It was very difficult for me to accept the truth, that Julian was not going to be able to live a good life.
When I first found out I was pregnant, I was scared and confused. But after a lot of thought, the idea of a baby was wonderful. Before long I was swimming in books, magazines and web sites about babies, parenting and pregnancy.
At 16 weeks, my quad screen test results came back indicating abnormalities. An ultrasound determined the baby was a boy, and I immediately named him Julian. That ultrasound also determined that he had a severe case of hydrocephalus.
My reaction was disbelief. I had to get a second second opinion. I made an appointment with one of the best known maternal fetal medicine specialists in the state, and was told the same thing. That still wasn’t good enough. I got yet another medical opinion, and had several more tests. All to be told the same thing: Julian’s condition was not good.
Julian’s hydrocephalus was an unusual case because it was asymmetrical and growing rapidly. It was very difficult for me to accept the truth, that my son was not going to be able to live a good life. If he survived, he would undergo multiple surgeries throughout his life, and possibly not be able to eat, speak, walk or love. I feel strongly that that is not a good way to live for anyone, let alone a little child. For my child.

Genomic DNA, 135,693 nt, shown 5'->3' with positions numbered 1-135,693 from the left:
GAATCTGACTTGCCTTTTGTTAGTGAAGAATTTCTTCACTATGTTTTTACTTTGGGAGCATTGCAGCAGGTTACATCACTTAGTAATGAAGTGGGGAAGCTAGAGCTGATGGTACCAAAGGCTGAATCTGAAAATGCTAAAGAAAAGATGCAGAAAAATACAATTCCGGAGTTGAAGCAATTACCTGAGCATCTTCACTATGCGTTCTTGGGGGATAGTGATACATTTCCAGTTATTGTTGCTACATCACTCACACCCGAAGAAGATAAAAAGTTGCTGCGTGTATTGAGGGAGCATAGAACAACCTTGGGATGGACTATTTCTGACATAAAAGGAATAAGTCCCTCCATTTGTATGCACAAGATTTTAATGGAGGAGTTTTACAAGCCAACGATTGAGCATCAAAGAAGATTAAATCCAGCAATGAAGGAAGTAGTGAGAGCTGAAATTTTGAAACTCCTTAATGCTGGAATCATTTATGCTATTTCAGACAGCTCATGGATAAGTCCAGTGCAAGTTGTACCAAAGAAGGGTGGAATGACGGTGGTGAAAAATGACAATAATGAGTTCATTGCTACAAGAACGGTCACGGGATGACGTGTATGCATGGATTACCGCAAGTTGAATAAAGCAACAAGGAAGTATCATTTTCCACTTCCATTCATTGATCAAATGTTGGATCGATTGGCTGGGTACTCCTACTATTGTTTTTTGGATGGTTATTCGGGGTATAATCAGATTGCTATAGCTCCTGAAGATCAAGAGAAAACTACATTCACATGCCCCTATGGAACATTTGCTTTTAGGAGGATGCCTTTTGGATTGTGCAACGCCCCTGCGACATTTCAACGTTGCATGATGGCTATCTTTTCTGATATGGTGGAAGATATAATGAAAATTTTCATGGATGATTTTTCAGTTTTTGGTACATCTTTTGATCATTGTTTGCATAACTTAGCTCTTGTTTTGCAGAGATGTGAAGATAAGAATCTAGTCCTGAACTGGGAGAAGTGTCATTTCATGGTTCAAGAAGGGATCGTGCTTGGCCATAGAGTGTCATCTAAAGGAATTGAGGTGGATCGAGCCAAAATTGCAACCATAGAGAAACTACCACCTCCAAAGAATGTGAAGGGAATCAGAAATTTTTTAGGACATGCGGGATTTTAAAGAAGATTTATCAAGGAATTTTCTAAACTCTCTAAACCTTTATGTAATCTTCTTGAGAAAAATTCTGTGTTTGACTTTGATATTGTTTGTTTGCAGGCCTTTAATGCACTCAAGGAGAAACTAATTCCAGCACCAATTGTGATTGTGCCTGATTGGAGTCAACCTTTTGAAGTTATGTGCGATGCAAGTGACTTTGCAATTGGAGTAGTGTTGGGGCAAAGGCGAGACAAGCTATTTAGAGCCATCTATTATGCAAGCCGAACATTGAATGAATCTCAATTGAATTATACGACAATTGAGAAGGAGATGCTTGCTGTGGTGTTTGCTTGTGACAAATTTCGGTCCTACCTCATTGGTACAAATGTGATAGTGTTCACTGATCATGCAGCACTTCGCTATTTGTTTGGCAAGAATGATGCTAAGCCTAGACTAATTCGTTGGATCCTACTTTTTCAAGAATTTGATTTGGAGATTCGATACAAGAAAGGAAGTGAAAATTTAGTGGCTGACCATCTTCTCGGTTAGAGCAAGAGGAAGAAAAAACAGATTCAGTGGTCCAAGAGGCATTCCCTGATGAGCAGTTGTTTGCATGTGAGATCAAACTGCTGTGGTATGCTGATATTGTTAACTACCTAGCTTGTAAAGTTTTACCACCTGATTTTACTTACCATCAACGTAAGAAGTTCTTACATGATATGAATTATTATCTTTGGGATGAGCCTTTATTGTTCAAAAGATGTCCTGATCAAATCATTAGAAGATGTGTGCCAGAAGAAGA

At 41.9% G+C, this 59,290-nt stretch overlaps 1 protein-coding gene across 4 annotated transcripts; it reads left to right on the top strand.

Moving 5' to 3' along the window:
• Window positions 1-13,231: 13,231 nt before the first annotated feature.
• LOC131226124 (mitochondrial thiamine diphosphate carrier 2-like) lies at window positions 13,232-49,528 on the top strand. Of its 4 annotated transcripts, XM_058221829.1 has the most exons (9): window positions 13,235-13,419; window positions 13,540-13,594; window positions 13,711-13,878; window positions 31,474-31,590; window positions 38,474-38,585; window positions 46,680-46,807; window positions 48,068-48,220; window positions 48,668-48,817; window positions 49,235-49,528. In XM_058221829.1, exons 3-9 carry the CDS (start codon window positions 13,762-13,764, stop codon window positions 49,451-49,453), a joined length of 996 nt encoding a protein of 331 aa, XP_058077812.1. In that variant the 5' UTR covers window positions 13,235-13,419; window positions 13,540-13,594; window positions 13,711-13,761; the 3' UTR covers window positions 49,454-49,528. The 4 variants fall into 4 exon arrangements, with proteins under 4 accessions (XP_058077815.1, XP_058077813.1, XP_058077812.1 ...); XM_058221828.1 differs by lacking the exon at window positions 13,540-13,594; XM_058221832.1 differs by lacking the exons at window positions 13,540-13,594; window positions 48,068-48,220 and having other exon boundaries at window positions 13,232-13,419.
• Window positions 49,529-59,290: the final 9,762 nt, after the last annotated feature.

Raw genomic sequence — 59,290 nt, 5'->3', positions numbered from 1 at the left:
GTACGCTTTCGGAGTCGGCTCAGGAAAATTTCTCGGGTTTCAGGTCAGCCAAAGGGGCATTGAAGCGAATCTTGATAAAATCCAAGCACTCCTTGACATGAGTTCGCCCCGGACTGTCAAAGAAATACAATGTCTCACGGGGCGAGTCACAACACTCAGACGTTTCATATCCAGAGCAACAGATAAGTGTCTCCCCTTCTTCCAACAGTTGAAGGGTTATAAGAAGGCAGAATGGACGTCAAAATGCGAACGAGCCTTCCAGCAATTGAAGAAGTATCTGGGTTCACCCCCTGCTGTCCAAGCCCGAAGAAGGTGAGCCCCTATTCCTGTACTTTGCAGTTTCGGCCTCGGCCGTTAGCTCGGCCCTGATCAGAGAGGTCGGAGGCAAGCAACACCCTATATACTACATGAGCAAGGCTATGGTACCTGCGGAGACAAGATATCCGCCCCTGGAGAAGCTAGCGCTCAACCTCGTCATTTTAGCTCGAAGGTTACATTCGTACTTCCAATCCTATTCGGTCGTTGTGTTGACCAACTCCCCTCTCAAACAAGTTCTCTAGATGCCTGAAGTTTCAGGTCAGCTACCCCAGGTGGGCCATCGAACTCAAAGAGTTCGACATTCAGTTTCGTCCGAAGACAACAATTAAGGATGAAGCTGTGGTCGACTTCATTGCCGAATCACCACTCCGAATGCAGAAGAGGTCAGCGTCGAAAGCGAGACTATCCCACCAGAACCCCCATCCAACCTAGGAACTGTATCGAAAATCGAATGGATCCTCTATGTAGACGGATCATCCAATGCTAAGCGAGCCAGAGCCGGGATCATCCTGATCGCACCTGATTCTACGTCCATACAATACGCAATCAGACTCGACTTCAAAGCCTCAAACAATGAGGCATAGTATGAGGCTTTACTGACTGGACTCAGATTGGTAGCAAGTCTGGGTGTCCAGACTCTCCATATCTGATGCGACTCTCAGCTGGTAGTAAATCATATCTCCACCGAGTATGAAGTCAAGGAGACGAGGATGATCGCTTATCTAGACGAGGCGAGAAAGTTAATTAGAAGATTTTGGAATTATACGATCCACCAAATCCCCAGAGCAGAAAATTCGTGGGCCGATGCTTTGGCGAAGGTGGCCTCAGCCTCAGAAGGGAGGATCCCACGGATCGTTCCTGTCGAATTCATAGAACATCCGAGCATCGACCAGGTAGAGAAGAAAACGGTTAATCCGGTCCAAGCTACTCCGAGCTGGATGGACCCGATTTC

I was scared to death. After a month of pure agony, I made the toughest decision I have ever had to make.
While I was researching and struggling to make my decision, I came to an important realization: There are many organizations and associations that offer wonderful support systems for children with severe disabilities. But really digging in into it, beyond the miraculous stories that get all the press, it became apparent that the miracle stories only happen a small percentage of the time. If it was common, they wouldn’t be called miracles. The majority don’t seem nearly so lucky. I thought really hard about the narrow chance that my own child would defy every odd and become on of the miracle children. I decided to go with the doctors’ directions, and trust them on this one rather than leave my child’s fate to the slim chance of a miracle.
Now, Julian is in heaven. I hope someday I will be able to meet him face to face. I love him so much. He went from one peaceful place to another. I will always love him and think of him as my first child. May he rest in peace.
I am so relieved that this support system is in place, as it helped me tremendously with my decision to end my pregnancy.